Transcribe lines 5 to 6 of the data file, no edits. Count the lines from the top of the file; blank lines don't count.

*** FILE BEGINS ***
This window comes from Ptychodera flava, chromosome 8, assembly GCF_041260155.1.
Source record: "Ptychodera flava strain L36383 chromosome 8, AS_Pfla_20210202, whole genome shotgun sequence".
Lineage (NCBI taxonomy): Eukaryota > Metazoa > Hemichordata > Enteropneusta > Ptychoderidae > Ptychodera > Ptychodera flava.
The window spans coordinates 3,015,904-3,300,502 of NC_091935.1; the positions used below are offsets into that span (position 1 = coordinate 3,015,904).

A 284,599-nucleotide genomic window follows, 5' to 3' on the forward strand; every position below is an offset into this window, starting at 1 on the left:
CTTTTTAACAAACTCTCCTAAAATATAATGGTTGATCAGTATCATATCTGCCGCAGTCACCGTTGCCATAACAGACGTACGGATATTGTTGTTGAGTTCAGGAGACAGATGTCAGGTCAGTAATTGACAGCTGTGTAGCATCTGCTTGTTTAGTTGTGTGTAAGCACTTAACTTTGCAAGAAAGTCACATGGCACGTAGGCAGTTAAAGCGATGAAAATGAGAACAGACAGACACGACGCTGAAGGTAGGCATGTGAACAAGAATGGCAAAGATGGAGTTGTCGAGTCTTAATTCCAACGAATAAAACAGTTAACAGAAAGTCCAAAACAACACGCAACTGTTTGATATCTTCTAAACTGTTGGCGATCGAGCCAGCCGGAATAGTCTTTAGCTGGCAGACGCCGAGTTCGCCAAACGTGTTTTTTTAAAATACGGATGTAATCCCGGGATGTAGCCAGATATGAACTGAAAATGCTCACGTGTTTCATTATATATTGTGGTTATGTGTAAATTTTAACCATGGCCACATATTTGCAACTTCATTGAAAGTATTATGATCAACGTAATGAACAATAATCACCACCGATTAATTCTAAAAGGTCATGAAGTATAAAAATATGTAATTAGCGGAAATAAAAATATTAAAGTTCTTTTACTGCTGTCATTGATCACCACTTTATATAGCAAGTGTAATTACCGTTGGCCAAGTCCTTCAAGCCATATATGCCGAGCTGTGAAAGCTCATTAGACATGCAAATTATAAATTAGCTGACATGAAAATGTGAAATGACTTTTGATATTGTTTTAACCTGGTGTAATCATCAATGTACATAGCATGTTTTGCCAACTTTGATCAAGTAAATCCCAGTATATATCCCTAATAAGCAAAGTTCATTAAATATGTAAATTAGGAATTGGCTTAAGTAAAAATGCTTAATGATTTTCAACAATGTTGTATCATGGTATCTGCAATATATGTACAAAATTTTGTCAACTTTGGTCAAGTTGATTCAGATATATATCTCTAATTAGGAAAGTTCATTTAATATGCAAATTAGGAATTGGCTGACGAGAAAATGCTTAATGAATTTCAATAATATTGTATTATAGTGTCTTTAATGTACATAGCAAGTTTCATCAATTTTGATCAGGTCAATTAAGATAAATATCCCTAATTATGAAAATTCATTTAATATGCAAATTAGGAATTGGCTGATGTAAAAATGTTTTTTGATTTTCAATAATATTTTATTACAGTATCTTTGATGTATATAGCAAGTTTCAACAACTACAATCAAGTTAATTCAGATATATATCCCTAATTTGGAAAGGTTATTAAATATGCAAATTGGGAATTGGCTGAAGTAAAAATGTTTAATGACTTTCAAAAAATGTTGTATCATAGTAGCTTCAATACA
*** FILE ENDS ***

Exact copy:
A 284,599-nucleotide genomic window follows, 5' to 3' on the forward strand; every position below is an offset into this window, starting at 1 on the left:
CTTTTTAACAAACTCTCCTAAAATATAATGGTTGATCAGTATCATATCTGCCGCAGTCACCGTTGCCATAACAGACGTACGGATATTGTTGTTGAGTTCAGGAGACAGATGTCAGGTCAGTAATTGACAGCTGTGTAGCATCTGCTTGTTTAGTTGTGTGTAAGCACTTAACTTTGCAAGAAAGTCACATGGCACGTAGGCAGTTAAAGCGATGAAAATGAGAACAGACAGACACGACGCTGAAGGTAGGCATGTGAACAAGAATGGCAAAGATGGAGTTGTCGAGTCTTAATTCCAACGAATAAAACAGTTAACAGAAAGTCCAAAACAACACGCAACTGTTTGATATCTTCTAAACTGTTGGCGATCGAGCCAGCCGGAATAGTCTTTAGCTGGCAGACGCCGAGTTCGCCAAACGTGTTTTTTTAAAATACGGATGTAATCCCGGGATGTAGCCAGATATGAACTGAAAATGCTCACGTGTTTCATTATATATTGTGGTTATGTGTAAATTTTAACCATGGCCACATATTTGCAACTTCATTGAAAGTATTATGATCAACGTAATGAACAATAATCACCACCGATTAATTCTAAAAGGTCATGAAGTATAAAAATATGTAATTAGCGGAAATAAAAATATTAAAGTTCTTTTACTGCTGTCATTGATCACCACTTTATATAGCAAGTGTAATTACCGTTGGCCAAGTCCTTCAAGCCATATATGCCGAGCTGTGAAAGCTCATTAGACATGCAAATTATAAATTAGCTGACATGAAAATGTGAAATGACTTTTGATATTGTTTTAACCTGGTGTAATCATCAATGTACATAGCATGTTTTGCCAACTTTGATCAAGTAAATCCCAGTATATATCCCTAATAAGCAAAGTTCATTAAATATGTAAATTAGGAATTGGCTTAAGTAAAAATGCTTAATGATTTTCAACAATGTTGTATCATGGTATCTGCAATATATGTACAAAATTTTGTCAACTTTGGTCAAGTTGATTCAGATATATATCTCTAATTAGGAAAGTTCATTTAATATGCAAATTAGGAATTGGCTGACGAGAAAATGCTTAATGAATTTCAATAATATTGTATTATAGTGTCTTTAATGTACATAGCAAGTTTCATCAATTTTGATCAGGTCAATTAAGATAAATATCCCTAATTATGAAAATTCATTTAATATGCAAATTAGGAATTGGCTGATGTAAAAATGTTTTTTGATTTTCAATAATATTTTATTACAGTATCTTTGATGTATATAGCAAGTTTCAACAACTACAATCAAGTTAATTCAGATATATATCCCTAATTTGGAAAGGTTATTAAATATGCAAATTGGGAATTGGCTGAAGTAAAAATGTTTAATGACTTTCAAAAAATGTTGTATCATAGTAGCTTCAATACA